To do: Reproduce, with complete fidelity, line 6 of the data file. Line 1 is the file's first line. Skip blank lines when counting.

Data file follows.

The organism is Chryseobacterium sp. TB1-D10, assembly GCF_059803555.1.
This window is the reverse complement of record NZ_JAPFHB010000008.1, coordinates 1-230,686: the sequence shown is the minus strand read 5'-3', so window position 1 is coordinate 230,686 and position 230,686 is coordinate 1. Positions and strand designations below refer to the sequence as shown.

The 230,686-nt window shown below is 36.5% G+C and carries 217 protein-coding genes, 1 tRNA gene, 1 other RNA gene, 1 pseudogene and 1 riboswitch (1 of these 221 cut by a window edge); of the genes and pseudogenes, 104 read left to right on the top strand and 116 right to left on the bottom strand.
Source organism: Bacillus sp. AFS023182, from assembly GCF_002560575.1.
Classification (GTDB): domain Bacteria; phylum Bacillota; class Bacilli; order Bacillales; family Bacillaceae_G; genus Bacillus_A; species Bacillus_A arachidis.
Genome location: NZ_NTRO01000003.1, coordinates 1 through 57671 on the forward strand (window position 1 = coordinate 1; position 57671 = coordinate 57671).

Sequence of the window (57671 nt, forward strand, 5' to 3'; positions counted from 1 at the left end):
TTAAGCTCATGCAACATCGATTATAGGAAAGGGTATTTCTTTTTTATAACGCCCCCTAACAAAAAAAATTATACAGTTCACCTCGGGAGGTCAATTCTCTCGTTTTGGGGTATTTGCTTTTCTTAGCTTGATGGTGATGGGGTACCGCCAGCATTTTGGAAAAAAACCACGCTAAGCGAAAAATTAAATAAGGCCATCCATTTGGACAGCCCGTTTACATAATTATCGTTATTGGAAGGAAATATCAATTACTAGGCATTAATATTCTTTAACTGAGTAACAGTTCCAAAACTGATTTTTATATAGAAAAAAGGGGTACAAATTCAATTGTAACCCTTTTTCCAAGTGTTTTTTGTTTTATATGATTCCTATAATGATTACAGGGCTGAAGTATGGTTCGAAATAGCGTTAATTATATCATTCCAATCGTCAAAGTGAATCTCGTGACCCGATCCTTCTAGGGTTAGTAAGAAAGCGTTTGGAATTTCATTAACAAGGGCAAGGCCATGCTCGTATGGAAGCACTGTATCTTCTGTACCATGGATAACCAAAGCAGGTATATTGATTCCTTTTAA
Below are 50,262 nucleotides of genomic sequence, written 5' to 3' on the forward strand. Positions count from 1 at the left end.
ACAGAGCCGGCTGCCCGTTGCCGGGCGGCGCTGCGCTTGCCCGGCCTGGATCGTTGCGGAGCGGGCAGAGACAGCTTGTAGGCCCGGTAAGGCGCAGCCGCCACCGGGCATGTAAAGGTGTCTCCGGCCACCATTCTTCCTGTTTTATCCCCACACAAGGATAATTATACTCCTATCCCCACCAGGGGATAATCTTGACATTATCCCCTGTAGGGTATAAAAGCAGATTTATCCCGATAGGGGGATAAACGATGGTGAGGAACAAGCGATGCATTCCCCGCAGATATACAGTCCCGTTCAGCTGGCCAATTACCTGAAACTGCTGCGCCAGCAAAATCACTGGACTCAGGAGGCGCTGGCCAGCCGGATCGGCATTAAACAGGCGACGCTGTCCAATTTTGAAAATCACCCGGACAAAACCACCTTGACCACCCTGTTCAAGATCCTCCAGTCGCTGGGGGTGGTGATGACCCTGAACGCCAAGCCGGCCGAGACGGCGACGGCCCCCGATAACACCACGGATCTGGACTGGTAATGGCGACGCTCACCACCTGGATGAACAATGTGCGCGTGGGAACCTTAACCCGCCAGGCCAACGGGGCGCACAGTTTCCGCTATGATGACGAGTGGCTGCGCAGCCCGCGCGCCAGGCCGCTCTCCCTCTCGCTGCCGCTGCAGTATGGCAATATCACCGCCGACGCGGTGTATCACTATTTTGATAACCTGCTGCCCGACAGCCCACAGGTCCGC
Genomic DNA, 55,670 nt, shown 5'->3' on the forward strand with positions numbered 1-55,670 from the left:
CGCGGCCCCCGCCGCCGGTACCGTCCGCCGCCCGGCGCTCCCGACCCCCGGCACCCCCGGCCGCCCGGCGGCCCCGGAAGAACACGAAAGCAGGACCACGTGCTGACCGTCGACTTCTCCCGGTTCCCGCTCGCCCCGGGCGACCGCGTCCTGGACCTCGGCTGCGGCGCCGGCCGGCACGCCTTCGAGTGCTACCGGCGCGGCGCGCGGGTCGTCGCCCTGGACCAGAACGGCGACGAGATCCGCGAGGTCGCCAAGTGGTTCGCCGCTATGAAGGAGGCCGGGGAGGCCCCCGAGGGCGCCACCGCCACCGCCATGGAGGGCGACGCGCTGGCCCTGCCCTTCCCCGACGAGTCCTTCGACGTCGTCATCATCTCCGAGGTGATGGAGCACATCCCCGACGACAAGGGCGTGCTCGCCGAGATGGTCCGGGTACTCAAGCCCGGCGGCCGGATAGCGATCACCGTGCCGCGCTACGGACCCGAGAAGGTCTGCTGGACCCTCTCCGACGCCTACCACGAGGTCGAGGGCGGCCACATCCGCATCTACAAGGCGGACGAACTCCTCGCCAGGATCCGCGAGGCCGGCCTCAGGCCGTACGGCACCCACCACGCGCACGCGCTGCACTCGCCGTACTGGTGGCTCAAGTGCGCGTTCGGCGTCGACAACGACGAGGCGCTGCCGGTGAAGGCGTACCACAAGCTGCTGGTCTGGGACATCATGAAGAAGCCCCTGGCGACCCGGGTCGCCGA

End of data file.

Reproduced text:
Genome location: NZ_NTRO01000003.1, coordinates 1 through 57671 on the forward strand (window position 1 = coordinate 1; position 57671 = coordinate 57671).